Whether it's the big tab at the cash bar or the inevitable hookup between the maid-of-honor and the third groomsmen, there's nothing "Access Hollywood" doesn't love about a wedding.
But what happens when celebrities, who just want to get married like regular folk, have to contend with the unblinking stare of the world's adoring eyes?
A lot of ‘em fake us out.
A star can stealthily switch the dates, pick out multiple venues, even hire guests and then show up halfway across the world to say a secret set of "I Do's"! Or, they can take a Doris Day-itude and say, "Que Sera, sera ... whatever will be, will be."
That seems to be what Nicole Kidman and Keith Urban are doing: gamely letting the press and the world in on their supposed Sunday nuptials in Sydney, Australia.
It's kind of refreshing isn't it? The lack of secrecy. The giddiness. The big ol' smiles.
Although security is tight and the couple asked guests to keep the whole weekend free for the reported event, Nicole and Keith aren't exactly skulking around.
Instead, the cute-as-pie couple just came out with it and said, "Hey, we're getting hitched. Thanks for listening."
And then they gave the sweaty paparazzi cold beer!
Other celebs have not been so generous with the information or the alcohol.
Hollywood was in the dark when Renee Zellweger and Kenny Chesney tied the knot in May 2005 on the island of St. John in the Bahamas. Apparently, the couple was a little surprised too. The marriage only lasted four months.
Britney Spears and Kevin Federline defied expectations and did not put themselves on display for their September 2004 wedding. They even fooled Brit's little sister by pretending that the event she was invited to was only an engagement party!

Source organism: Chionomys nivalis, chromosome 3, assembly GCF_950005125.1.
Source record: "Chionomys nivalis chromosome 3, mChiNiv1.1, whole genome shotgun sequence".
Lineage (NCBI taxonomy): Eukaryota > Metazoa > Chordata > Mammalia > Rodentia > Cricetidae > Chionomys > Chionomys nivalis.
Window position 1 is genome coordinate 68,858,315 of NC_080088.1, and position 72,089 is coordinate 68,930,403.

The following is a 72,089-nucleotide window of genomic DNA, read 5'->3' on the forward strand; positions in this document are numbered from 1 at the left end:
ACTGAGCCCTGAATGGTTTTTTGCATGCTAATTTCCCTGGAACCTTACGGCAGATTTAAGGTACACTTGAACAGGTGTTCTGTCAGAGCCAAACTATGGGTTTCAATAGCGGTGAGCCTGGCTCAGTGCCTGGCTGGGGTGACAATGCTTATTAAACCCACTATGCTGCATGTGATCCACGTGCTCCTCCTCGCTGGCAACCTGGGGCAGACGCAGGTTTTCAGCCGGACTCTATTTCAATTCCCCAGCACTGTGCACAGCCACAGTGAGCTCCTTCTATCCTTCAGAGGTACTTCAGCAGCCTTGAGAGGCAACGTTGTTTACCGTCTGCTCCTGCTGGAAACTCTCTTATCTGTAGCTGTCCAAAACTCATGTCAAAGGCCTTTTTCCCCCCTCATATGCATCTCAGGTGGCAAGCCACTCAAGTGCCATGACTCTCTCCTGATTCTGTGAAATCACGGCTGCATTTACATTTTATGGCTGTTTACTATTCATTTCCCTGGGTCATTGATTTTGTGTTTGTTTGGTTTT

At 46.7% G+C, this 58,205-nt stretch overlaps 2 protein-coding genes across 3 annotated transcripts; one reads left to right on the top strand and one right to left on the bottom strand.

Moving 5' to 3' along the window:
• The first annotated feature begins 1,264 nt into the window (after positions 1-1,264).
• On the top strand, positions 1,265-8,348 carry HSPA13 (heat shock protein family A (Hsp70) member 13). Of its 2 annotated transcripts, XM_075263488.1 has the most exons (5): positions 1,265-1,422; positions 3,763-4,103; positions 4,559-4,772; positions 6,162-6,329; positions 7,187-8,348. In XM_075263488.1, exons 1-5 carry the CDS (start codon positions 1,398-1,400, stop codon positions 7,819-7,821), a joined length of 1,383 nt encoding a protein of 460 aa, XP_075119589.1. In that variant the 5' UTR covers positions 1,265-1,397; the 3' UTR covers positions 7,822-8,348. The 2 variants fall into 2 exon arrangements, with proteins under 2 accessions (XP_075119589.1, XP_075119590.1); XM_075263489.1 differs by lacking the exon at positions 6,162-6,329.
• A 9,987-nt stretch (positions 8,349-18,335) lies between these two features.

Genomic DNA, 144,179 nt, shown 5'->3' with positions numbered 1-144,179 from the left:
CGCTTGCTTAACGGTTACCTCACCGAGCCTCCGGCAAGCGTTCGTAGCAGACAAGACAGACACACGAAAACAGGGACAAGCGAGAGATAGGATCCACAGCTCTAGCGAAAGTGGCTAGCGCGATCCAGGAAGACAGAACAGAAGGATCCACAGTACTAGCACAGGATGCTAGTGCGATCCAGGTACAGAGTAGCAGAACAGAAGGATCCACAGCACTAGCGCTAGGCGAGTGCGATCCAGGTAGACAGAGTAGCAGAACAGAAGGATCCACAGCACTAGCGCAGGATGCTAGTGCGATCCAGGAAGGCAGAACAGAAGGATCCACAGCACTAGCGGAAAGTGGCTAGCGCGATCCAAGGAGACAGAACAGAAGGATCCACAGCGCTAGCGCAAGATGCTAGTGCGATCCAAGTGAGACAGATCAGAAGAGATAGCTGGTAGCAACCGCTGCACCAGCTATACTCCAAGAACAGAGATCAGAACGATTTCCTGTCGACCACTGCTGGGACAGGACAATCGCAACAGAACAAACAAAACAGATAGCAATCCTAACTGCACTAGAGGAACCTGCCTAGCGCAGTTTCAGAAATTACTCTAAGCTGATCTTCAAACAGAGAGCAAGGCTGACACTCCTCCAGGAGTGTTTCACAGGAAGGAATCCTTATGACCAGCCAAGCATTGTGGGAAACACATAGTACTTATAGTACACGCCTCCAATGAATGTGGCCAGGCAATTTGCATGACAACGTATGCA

When Brad Pitt married Jennifer Aniston in July 2000, guests weren't given the venue address until right before the wedding. And Brad supposedly planned a fireworks show to keep the helicopters from hovering overhead.
Jennifer Lopez had so much trouble achieving a private wedding when she was engaged to Ben Affleck that she went so far as to take the media to task for interfering with her relationship.
"Due to the excessive media attention surrounding our wedding, we have decided to postpone the date," Ben and Jen stated. "When we found ourselves seriously contemplating hiring three separate 'decoy brides' at three different locations, we realized that something was awry. We began to feel that the spirit of what should have been the happiest day of our lives could be compromised."
The latest in celebrity fake-outs appears to be keeping very, very quiet, even after the wedding is over.
Jen did just that when she married Marc Anthony in June 2004. The guests thought they were attending some sort of party, but when they arrived, J. Lo appeared in a stunning Vera Wang bridal gown. If that didn't give it away, the altar probably did.
But for months after, Jen and Marc would not say "Yay" or "Nay" about whether or not they were husband and wife.
The whole idea of keeping the media off your wedding train goes back to the Golden Age of Hollywood, when a lack of helicopters made the press corps' job much more difficult.
When sexy Clark Gable wed sassy Carole Lombard in March 1939, they planned it during a week when the press would be away on a junket in San Francisco for the premiere of "The Story of Alexander Graham Bell."
Carole, Clark and — can you believe it — Clark's publicist, Otto Winkler, drove to Kingman, Ariz., for a little ceremony where the minister had no idea who he was about to marry.
Of course, Clark had to hide under a blanket whenever Otto stopped for gas.
Can you imagine Brad and Angelina doing that?
On the other hand, maybe they should.
After all, which paparazzo would ever expect to find Brad Pitt hunkered down in Angelina's backseat?